Because neither the statute, 19 U.S.C. § 1677a(d)(1), nor the regulations specify a method for calculating inventory carrying costs, the court reviews the Department's decision to accept CMA's method of estimating average time in inventory according to an abuse of discretion standard. That decision was supported by the finding that CMA's method was directed to subject merchandise while the suggested alternative considered all CMA merchandise, a finding Titan and the USW do not contest. The decision to choose CMA's method over the suggested alternative was also supported by the uncontested finding that "CMA provided and Department officials reviewed documentation demonstrating that, for certain models of their larger selling tires, the inventory is moving out of inventory at a quicker pace than it is replaced." Final I & D Mem. 56 (footnote omitted). Commerce grounded its decision in an explanation of its findings and its reasoning. The court concludes that Commerce acted within its discretion in adopting the CMA method rather than the only alternative Titan and the USW put forth.
3. The Court Denies Relief on Titan's and the USW's Claim that Commerce Miscalculated the Freight Expenses for GTC
Titan and the USW challenge the Department's calculation of surrogate freight costs for GTC's material inputs. They argue that Commerce erred in using as its cap on freight distance the "Sigma" distance, i.e., the distance from the tire plant to the nearest port, rather than the distance to a port GTC used in importing its market-economy ("ME") purchases of materials. Titan's Br. 27. According to their argument, the Department's decision was not supported by substantial evidence because "Commerce recognized that the record showed that GTC did not in fact use the nearest port for imports." Id. They argue, further, that Commerce "used the nearest port as the Sigma cap distance because it was its practice to make this presumption, which presumption Commerce argues was directed by the Federal Circuit in Sigma." Id. They argue that the Court of Appeals "did not direct this particular outcome" in Sigma, which in their view did not direct Commerce "to apply a particular method" but "only directed Commerce to consider how a producer would act in sourcing inputs." Id. at 27-28.
In the Preliminary and Final Results, Commerce "used GTC's reported distance from the factory to the closest commercial port (i.e., the Port of Fengcheng, at 710 km) as the Sigma cap distance." Final I & D Mem. 47. Commerce determined that "[t]he record also demonstrates that GTC's ME input purchases and finished goods exports predominantly transit through a different port (or ports), which is (are) at a greater distance from GTC's factory." Id.
In support of their claim, Titan and the USW summarize their arguments by asserting that "Commerce's reliance on its practice as an irrebuttable presumption was not directed by the Federal Circuit, is
For the Final Results, Commerce stated that it considered, and declined to follow, the petitioners' suggestion that Commerce "alter the Department's long established practice of capping import distances to the closest port ... for its ME imports and export sales." Final I & D Mem. 47. Titan's and the USW's argument that the Sigma decision did not require the particular methodology Commerce used is unpersuasive because Commerce, in the Final Results, did not state that the holding in Sigma compelled it to apply that particular methodology. Instead, in the Final Issues and Decision Memorandum, Commerce described its adherence to its prior practice as follows:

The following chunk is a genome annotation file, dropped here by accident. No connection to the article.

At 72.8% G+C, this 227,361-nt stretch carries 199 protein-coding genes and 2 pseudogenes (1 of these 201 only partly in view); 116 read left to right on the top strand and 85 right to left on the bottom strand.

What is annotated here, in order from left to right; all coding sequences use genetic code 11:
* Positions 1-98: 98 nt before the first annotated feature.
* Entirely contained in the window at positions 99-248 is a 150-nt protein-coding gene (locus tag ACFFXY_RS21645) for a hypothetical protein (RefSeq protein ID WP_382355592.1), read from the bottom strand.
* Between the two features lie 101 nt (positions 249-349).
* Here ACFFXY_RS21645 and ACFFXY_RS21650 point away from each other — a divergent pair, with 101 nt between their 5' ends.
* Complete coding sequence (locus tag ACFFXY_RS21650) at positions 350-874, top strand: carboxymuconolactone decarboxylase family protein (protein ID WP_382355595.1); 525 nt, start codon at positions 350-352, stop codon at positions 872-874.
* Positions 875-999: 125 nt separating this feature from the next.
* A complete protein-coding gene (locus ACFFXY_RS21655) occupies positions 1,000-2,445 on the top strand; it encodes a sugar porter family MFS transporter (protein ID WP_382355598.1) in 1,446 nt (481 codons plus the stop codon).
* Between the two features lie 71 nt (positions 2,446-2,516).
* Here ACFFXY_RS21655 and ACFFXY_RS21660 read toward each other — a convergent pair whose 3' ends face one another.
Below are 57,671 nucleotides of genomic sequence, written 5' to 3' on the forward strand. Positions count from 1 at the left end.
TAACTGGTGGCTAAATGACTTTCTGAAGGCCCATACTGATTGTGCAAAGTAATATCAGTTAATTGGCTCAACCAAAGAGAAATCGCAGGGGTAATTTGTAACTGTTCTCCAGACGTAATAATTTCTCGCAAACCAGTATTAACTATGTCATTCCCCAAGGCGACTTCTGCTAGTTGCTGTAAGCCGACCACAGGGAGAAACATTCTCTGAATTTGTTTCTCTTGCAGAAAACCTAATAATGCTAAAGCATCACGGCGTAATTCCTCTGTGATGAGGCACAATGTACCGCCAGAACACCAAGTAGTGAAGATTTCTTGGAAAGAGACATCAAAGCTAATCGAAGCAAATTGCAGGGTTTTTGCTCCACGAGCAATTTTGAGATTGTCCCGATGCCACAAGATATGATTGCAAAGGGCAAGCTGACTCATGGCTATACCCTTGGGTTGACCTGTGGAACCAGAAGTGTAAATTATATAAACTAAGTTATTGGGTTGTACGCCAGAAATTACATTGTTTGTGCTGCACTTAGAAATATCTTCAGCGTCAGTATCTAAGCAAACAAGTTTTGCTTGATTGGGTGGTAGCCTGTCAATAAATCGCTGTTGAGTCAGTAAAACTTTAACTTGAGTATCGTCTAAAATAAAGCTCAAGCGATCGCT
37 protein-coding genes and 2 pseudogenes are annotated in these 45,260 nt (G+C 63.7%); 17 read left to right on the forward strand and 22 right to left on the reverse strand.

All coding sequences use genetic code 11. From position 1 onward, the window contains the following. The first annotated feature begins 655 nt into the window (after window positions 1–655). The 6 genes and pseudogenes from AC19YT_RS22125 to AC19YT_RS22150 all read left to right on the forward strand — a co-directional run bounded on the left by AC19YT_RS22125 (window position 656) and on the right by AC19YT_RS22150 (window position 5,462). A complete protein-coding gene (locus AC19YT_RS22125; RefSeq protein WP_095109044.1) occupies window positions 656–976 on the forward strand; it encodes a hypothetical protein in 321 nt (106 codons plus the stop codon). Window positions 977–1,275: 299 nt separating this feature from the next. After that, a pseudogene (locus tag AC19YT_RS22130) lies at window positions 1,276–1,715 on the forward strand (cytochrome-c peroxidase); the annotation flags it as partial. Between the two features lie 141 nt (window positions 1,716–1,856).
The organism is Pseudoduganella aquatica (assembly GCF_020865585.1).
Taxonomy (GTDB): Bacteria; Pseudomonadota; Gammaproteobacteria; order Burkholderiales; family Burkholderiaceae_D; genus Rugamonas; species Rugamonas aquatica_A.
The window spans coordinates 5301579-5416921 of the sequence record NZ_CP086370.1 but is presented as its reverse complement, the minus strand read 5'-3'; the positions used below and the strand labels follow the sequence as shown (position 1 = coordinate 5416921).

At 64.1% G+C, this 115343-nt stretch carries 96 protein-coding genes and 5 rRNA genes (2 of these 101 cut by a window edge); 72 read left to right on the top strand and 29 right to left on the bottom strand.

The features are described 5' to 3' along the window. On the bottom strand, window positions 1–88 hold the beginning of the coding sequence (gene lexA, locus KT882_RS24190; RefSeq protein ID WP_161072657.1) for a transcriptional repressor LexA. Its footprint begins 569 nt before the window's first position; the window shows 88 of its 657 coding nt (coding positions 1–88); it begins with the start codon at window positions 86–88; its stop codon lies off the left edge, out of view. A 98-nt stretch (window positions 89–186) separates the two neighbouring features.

Id. (footnote omitted). Commerce did not describe its decision as based on a conclusion that the holding in Sigma would permit no other method. Instead, Commerce grounded its decision in its "long-standing Department practice following the Federal Circuit's holding in Sigma." Id. (emphasis added).
Nor can the court agree that the Department's decision was not supported by substantial evidence on the record. Titan and the USW do not point to a finding of fact Commerce made that they allege to be unsupported by record evidence; instead, they argue that the decision on the whole was not supported by substantial evidence because "Commerce recognized that the record showed that GTC did not in fact use the nearest port for imports." Titan's Br. 27. Properly construed, their claim is not that Commerce reached an invalid finding of fact but that Commerce should have used a different methodology. As Titan and the USW implicitly acknowledge, Commerce found that GTC used a port other than the nearest port for its market economy inputs (as well as export sales). See Final I & D Mem. 47. Commerce simply chose not to adopt the petitioners' suggestion that the distance to this farther port be adopted as the Sigma cap distance for the nonmarket economy inputs.
Finally, the court rejects Titan's and the USW's vague assertion that the Department's decision not to adopt their suggestion on GTC's freight costs was "otherwise not in accordance with the law." Titan's Br. 29. Because the statute and the regulations are silent on how Commerce is to determine freight distances when calculating surrogate freight costs for a respondent's nonmarket economy input purchases, the court considers the Department's decision according to an abuse of discretion standard. The court discerns no violation of law in the Department's decision not to depart from its standard methodology in the circumstance presented.
For the reasons discussed in the foregoing, the court remands the determination of the International Trade Administration, U.S. Department of Commerce published as Certain New Pneumatic Off-the-Road Tires from the People's Republic of China: Amended Final Results of Antidumping Duty Administrative Review; 2012-2013, 80 Fed. Reg. 26,230 (Int'l Trade Admin. May 7, 2015) for reconsideration and redetermination. Therefore, upon consideration of all papers and proceedings in this case, and upon due deliberation, it is hereby
Final I & D Mem. 30 (footnote omitted). Commerce rejected "GTC's assertion that it provided the exact type of reconciliation to its VAT tax returns that the Department requested" on the ground that the reconciliation was to GTC's tax returns and not its VAT tax returns. Id.